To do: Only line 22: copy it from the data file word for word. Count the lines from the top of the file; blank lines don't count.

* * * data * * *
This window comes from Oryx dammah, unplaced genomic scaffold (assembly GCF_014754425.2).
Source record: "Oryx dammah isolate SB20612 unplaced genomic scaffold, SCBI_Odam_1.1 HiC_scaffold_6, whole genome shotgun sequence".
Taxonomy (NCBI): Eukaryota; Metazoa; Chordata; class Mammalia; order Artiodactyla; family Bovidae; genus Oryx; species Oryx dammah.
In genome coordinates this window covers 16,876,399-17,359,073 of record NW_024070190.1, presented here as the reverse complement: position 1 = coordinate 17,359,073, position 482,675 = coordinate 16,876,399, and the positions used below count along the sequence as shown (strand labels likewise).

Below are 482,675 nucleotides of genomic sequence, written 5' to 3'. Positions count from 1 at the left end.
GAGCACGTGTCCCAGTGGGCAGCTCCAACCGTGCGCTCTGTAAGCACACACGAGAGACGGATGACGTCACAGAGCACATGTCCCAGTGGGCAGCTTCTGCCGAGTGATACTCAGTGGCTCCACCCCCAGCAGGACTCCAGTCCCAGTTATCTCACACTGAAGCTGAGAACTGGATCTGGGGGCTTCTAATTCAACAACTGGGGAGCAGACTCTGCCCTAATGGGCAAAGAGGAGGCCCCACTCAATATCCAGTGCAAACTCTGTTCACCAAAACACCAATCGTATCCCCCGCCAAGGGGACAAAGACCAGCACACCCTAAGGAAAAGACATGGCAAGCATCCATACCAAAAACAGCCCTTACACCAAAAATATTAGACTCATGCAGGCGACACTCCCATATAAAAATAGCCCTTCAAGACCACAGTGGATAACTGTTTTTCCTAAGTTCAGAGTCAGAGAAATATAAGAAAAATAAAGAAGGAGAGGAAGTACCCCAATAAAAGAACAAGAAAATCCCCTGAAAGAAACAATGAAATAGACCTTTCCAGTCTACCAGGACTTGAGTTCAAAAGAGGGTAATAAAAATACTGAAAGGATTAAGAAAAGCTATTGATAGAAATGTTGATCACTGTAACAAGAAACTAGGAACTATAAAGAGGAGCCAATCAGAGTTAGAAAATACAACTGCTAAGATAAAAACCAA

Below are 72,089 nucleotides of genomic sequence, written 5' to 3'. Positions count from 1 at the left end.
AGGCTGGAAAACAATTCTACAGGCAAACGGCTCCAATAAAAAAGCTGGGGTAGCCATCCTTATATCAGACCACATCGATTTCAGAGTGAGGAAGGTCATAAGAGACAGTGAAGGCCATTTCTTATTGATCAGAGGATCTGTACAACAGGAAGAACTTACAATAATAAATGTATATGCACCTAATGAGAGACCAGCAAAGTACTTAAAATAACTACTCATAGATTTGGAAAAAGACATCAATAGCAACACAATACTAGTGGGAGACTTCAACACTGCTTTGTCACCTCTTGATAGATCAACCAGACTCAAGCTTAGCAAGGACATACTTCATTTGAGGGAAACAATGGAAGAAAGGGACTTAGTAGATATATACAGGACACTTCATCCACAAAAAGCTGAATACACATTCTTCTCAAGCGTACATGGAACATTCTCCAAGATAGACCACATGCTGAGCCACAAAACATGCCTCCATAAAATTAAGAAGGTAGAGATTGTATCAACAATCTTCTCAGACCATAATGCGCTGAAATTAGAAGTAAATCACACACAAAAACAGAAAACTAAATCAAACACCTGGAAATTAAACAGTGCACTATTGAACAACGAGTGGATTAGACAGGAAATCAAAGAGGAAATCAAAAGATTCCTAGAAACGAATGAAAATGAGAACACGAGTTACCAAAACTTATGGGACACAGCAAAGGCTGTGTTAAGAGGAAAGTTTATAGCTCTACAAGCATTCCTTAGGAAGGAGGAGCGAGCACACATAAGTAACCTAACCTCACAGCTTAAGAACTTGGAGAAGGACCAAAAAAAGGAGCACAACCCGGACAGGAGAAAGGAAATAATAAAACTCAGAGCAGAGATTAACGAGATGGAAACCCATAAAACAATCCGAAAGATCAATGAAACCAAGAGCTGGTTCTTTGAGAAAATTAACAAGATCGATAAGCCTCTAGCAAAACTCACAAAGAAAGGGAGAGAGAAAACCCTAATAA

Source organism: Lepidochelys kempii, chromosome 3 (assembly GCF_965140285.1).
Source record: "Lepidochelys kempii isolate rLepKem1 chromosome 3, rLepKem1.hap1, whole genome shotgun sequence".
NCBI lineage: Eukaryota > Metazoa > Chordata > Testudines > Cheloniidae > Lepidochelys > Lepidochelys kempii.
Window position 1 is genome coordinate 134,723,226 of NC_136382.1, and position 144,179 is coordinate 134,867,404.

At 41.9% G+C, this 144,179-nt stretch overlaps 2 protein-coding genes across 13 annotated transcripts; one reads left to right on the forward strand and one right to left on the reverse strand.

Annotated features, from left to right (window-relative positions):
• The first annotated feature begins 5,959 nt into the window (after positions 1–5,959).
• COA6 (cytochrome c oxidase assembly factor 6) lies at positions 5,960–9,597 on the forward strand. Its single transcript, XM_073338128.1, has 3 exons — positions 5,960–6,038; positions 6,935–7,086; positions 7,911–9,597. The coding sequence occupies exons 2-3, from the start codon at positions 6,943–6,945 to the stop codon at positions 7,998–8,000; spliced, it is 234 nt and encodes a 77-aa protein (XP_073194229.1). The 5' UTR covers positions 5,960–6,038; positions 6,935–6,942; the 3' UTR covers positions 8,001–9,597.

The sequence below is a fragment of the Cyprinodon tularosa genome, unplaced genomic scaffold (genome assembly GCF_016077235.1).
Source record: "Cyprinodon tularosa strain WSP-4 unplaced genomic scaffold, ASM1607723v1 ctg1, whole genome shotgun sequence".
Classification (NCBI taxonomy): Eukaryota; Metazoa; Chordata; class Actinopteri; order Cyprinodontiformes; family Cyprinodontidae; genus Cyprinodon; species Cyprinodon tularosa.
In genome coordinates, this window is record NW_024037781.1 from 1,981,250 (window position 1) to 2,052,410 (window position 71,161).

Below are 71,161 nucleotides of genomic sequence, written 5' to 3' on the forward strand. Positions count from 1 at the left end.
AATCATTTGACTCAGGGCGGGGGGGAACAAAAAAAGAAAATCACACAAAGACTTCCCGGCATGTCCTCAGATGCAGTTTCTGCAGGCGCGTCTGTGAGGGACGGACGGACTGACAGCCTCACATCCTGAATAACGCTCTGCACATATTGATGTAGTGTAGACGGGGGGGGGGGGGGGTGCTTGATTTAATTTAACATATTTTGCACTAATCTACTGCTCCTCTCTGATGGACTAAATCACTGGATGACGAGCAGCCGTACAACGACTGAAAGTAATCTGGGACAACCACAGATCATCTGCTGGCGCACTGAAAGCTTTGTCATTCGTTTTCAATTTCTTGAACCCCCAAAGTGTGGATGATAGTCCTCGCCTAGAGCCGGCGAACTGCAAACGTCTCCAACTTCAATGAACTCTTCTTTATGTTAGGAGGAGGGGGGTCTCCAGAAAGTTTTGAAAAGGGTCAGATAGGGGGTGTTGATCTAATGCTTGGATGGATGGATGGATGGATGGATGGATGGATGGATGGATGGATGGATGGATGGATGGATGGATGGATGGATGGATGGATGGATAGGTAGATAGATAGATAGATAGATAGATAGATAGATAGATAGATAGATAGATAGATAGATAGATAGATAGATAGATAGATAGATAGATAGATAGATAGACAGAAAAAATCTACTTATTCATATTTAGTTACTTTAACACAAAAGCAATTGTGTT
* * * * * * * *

AATCATTTGACTCAGGGCGGGGGGGAACAAAAAAAGAAAATCACACAAAGACTTCCCGGCATGTCCTCAGATGCAGTTTCTGCAGGCGCGTCTGTGAGGGACGGACGGACTGACAGCCTCACATCCTGAATAACGCTCTGCACATATTGATGTAGTGTAGACGGGGGGGGGGGGGGGTGCTTGATTTAATTTAACATATTTTGCACTAATCTACTGCTCCTCTCTGATGGACTAAATCACTGGATGACGAGCAGCCGTACAACGACTGAAAGTAATCTGGGACAACCACAGATCATCTGCTGGCGCACTGAAAGCTTTGTCATTCGTTTTCAATTTCTTGAACCCCCAAAGTGTGGATGATAGTCCTCGCCTAGAGCCGGCGAACTGCAAACGTCTCCAACTTCAATGAACTCTTCTTTATGTTAGGAGGAGGGGGGTCTCCAGAAAGTTTTGAAAAGGGTCAGATAGGGGGTGTTGATCTAATGCTTGGATGGATGGATGGATGGATGGATGGATGGATGGATGGATGGATGGATGGATGGATGGATGGATGGATGGATGGATGGATGGATAGGTAGATAGATAGATAGATAGATAGATAGATAGATAGATAGATAGATAGATAGATAGATAGATAGATAGATAGATAGATAGATAGATAGATAGATAGACAGAAAAAATCTACTTATTCATATTTAGTTACTTTAACACAAAAGCAATTGTGTT